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Wilson, Gray win Olympic gold medal with USA Basketball

Aces forward A’ja Wilson arrived late last month in Tokyo, an Olympic debutante — hoping to help the U.S. national women’s basketball team to a seventh consecutive Olympic gold medal.

She departed late Saturday night with another Olympic gold medal, having validated her standing as one of the best basketball players in the world.

This time, on the world’s biggest sporting stage.

Wilson celebrated her 25th birthday by helping Team USA roll to yet another gold medal at Saitama Super Arena in Tokyo, contributing 19 points, seven rebounds and five blocks in a 90-75 victory over Japan.

The gregarious superstar played some of the best basketball of her increasingly brilliant career during the two-week tournament, averaging a team-high 16.5 points to go with seven rebounds and 1.8 blocks.

She hasn’t yet reached the peak of powers, but has quickly assembled one of the better resumes in basketball history.

She was already an NCAA national champion and No. 1 overall draft pick. A perennial WNBA All-Star and league MVP. Now she’s an Olympic gold medalist and international basketball great like the predecessors she’s long admired.

Wilson thrived with the Americans as their starting power forward, overwhelming the opposition with her generational combination of skill and size. She’s a mid-range maestro and a fleet finisher around the rim, equipped with nimble feet and array of low post moves that the likes Nigeria, Japan, France, Australia and Serbia could not contain.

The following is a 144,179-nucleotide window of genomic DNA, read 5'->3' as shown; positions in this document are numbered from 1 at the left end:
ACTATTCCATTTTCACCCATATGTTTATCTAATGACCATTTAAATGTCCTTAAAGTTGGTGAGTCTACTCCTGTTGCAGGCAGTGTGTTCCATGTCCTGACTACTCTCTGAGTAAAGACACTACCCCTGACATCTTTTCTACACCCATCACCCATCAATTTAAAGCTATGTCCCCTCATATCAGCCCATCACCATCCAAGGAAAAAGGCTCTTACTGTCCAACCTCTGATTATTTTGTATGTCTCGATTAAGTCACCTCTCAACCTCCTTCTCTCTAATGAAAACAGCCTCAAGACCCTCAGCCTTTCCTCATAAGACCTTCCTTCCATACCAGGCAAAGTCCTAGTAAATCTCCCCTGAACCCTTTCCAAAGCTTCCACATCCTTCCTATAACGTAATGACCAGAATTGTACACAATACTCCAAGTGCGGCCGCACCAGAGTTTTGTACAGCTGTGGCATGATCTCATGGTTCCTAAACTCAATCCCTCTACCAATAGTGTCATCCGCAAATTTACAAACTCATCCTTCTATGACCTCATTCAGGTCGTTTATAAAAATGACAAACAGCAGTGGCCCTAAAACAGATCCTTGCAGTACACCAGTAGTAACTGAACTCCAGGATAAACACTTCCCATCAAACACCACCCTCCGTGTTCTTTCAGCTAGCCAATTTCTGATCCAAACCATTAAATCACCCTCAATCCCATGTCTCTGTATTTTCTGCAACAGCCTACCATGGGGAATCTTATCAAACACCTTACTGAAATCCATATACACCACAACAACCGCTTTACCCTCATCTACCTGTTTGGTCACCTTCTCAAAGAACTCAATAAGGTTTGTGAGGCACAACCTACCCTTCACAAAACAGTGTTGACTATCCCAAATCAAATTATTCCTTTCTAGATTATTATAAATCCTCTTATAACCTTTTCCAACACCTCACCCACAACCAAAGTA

Her skills were optimized alongside a fleet of other WNBA greats. Like center Brittney Griner, who overpowered Japan’s smaller front line en route to 30 points on 14-of-18 shooting.

Or guards Sue Bird and Diana Taurasi, who won the fifth gold medal of their legendary careers.

And so on and so forth.

Aces teammate Chelsea Gray is one of those All-Stars, having a crucial role as the backup point guard in what was also her first Olympic experience. The 28-year-old played it to perfection by operating the offense with poise and efficiency whenever she replaced Bird.

She finished the gold medal game with six points and four assists, and averaged 7.3 points and 3.2 assists across the six games in the tournament. She adds a gold medal to a resume that already included a WNBA championship and multiple All-Star and All-WNBA honors.

After the win, Wilson and Gray were jubilant in celebration alongside the rest of their teammates, who collectively maintained American international dominance. Team USA has won 55 consecutive games in Olympic competition, dating back to 1996 when this year’s head coach, Dawn Staley, was a star point guard for the national team.

This year’s team boasted an indomitable frontline comprised of Wilson, Griner, Breanna Stewart, Tina Charles and Sylvia Fowles. They collectively played a brilliant brand of basketball predicated on ball and player movement, and stellar team defense.

They extended the streak that Staley helped start.

Wilson and Gray join Aces teammates Kelsey Plum and Jackie Young as gold medalists. Plum and Young helped USA Basketball win the inaugural three-on-three tournament.

The Aces will reconvene in Las Vegas and resume their season Aug. 15 against the Washington Mystics at Michelob Ultra Arena.

Contact reporter Sam Gordon at sgordon@reviewjournal.com. Follow @BySamGordon on Twitter.

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